It makes it really handy to design something that's origin-centric. Again, let's go back and add a few dimension. So I'm going to dimension from the left to the right. And then place the dimension down here at 4.0. And again from the bottom to the top and the place the dimension at 2.0. There's my rectangle, fully defined and black again. Go ahead and delete that. This time we're going to come down to the three-point corner rectangle. Now I can start out in space or I can start right at the origin. So start at the origin, click, drag out.

Notice I get a dimension as well as an angle. Click and then drag to your second dimension and click OK. This one here, if I dimension it, I can give it maybe a four inch dimension here and I can click on one of the corners and I can drag this rectangle around. Notice it moves around that center point. If I add a dimension here to the other leg. Keep in mind, look what's happening right there when I click on that. Notice it's not actually aligned with the line. So if I get close to the line, it will do that. If I move further away, it gives me a dimension here, or if I move up here it gives me a dimension here. So be real careful with that, making sure that you're getting the right dimension.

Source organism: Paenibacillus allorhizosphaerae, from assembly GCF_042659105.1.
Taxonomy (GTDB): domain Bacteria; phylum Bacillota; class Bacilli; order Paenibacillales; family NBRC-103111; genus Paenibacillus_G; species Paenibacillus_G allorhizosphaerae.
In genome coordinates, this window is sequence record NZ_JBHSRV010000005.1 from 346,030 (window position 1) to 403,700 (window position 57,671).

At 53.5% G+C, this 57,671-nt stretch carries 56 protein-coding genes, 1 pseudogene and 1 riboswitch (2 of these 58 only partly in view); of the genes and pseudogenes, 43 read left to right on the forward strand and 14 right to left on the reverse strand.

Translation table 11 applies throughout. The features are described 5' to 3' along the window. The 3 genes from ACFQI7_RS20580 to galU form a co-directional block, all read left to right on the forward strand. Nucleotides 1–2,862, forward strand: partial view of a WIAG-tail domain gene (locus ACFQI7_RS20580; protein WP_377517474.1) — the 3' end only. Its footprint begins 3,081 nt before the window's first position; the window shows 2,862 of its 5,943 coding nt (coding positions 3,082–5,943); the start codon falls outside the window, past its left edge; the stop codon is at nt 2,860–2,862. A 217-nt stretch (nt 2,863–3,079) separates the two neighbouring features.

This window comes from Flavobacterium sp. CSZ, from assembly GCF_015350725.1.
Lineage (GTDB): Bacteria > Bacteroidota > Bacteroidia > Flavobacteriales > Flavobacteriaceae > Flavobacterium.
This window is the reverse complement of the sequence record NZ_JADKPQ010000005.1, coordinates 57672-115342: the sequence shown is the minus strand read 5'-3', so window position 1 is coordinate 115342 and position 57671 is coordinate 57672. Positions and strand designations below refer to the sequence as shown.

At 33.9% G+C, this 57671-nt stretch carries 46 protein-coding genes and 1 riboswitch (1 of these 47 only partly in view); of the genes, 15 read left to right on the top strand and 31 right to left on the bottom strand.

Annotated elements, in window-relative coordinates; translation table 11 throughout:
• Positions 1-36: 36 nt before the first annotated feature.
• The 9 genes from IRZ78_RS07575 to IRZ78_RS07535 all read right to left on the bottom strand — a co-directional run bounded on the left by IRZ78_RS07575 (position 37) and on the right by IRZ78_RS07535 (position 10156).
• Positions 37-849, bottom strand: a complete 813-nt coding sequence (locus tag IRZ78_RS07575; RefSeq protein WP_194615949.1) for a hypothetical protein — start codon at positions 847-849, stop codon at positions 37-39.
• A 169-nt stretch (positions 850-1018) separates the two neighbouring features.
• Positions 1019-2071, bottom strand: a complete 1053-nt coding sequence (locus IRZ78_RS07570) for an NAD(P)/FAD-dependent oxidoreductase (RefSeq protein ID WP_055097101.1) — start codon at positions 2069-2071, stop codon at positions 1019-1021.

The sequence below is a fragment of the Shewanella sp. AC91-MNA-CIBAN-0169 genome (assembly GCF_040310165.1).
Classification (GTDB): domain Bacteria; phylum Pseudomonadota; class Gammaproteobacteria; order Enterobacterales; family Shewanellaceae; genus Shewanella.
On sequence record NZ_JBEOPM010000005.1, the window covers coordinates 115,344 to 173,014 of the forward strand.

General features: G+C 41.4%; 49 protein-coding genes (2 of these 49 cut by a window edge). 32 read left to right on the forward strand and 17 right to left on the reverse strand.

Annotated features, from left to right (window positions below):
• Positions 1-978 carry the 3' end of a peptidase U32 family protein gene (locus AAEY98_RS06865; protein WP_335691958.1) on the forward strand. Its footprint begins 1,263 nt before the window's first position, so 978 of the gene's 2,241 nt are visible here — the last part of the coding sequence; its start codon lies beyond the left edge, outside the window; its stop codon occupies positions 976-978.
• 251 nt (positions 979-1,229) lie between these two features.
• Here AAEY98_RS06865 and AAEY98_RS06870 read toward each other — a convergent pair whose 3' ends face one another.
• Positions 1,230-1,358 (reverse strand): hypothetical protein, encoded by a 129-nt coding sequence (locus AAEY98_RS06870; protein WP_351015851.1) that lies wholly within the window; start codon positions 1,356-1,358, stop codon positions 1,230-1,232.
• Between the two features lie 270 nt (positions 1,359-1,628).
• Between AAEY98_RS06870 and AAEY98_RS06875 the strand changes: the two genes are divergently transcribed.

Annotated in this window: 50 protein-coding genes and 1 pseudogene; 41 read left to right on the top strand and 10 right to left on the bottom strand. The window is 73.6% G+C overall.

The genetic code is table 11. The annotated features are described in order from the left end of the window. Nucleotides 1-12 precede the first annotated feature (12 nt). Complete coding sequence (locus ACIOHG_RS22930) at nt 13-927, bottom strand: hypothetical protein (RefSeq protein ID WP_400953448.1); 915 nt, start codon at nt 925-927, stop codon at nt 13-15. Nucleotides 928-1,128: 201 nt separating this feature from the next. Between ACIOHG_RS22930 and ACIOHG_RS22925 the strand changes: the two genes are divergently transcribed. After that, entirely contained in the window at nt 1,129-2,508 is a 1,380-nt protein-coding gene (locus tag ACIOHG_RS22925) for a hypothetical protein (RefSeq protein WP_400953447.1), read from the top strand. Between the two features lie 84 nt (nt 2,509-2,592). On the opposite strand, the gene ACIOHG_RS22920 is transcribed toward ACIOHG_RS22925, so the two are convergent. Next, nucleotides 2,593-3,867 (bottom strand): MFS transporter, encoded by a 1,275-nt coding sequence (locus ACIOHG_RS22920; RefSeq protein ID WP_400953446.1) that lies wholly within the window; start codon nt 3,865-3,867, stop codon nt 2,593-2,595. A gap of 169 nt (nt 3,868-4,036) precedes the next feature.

If you don't like that, hit Escape, and dimension from this line to this line, and that way you're always going to be tied in, in the exact spacing between the two lines. 2.0 Once I have that, I can then grab one of the corners and can rotate that around to any angle I like. In fact, if I'd like to use an angle, what I can do is, I can add a center line from the origin, just extend it out a little bit, and I can add a new dimension from that center line to one of these bottom edges here, and type in, maybe, 35. Right, that means everything's fully defined, and now the angle's set as well.